A church in North Cornwall is celebrating its rich heritage of bellringing by bringing a well-known painting from 1810 back to the local Heritage Centre at the Castle Bude.

St Swithin’s Church in Launcells has recently moved the painting by Frederick Smallfield from the Royal Cornwall Museum in Truro to the Heritage Centre at The Castle Bude, which is just 3 miles from the church.

The painting was inspired by a poem called ‘The Ringers of Launcells Tower’ by Reverend Hawker of Morwenstow.

The Ringers of Launcells Tower, Frederick Smallfield

In this poem, the six bell ringers who had rung the bells at the accession of George III in 1760, were still alive and able to ring the bells 50 years on, on his Golden Jubilee in 1810. Three of these men survived to then ring peals for the coronation of King George IV in 1821 and one of them also rang to celebrate the coronation of King William IV in 1831.

Upon hearing the poem, artist Frederick Smallfield visited the church and decided he wanted to paint his idea of what the ringers may have looked like in 1810. You can even read some of the names of the ringers if you look closely on the peal board on the painting. Amongst the names would have been ‘Lyle’, which was a prominent family in the parish at the time. Some of the Lyle family still take part in bellringing and were in attendance at the celebration event which took place at the Heritage Centre on 28th February.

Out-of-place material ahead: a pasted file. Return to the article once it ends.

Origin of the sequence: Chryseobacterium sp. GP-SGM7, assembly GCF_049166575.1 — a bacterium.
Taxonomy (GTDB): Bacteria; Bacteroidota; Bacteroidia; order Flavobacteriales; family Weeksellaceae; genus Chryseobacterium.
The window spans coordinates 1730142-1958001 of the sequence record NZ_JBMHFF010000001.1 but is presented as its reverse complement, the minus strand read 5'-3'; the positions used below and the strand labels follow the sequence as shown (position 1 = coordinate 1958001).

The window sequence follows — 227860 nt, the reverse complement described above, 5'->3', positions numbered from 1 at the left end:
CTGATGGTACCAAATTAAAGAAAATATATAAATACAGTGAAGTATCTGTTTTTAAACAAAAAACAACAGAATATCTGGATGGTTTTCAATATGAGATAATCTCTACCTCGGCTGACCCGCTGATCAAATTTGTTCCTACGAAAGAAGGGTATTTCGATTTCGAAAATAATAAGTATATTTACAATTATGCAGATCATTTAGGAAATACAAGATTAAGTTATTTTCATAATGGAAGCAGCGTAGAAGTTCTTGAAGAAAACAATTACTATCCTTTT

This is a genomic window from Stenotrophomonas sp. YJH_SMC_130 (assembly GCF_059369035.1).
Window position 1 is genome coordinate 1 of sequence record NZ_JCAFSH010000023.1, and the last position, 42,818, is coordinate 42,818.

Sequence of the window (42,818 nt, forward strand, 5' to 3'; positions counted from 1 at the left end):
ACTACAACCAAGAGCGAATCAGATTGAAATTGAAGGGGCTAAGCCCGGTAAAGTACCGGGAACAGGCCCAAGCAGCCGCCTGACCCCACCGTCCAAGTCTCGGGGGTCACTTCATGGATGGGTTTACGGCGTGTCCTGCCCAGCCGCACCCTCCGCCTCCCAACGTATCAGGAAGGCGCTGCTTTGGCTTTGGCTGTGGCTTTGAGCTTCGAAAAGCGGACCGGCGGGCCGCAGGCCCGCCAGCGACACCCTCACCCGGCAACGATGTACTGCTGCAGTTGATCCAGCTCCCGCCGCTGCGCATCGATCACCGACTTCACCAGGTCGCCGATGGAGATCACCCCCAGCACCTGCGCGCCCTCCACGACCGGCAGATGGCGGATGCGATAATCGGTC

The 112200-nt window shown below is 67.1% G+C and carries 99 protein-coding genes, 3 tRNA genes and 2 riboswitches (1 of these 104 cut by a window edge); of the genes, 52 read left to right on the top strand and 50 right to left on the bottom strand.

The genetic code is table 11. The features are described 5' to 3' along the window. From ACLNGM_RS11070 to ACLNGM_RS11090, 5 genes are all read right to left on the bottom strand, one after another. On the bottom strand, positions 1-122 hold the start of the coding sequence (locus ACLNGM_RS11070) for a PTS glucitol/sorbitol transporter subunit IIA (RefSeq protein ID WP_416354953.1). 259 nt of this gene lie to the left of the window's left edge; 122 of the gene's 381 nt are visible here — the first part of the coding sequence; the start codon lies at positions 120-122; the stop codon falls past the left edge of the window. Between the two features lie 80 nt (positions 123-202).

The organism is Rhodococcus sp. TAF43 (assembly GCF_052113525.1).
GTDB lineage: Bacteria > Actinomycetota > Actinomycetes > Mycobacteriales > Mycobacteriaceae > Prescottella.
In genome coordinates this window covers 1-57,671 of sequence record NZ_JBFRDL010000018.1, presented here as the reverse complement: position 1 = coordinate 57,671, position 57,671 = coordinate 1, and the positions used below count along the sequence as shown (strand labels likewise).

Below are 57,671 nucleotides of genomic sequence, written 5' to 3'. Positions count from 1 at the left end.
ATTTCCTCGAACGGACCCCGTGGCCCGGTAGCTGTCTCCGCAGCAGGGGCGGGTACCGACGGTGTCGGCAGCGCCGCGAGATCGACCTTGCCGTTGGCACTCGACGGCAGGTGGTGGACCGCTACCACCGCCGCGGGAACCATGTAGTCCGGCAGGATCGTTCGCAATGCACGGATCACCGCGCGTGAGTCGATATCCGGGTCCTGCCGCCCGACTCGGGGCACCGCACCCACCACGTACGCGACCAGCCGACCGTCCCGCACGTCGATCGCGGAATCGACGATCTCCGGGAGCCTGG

The painting was donated in 1905 to Truro’s Royal Cornwall Museum, where it has since been restored and until recently was kept in storage, available to view on request. It was a team of people, led by Lillian Quinn who approached the Royal Cornwall Museum and arranged for it to be on loan.

The painting in its new home with the current Tower Captain.

If you wish to visit ‘The Ringers of Launcells Tower’ then it can be viewed at The Castle Bude which is open daily from 10am – 4pm with free entry.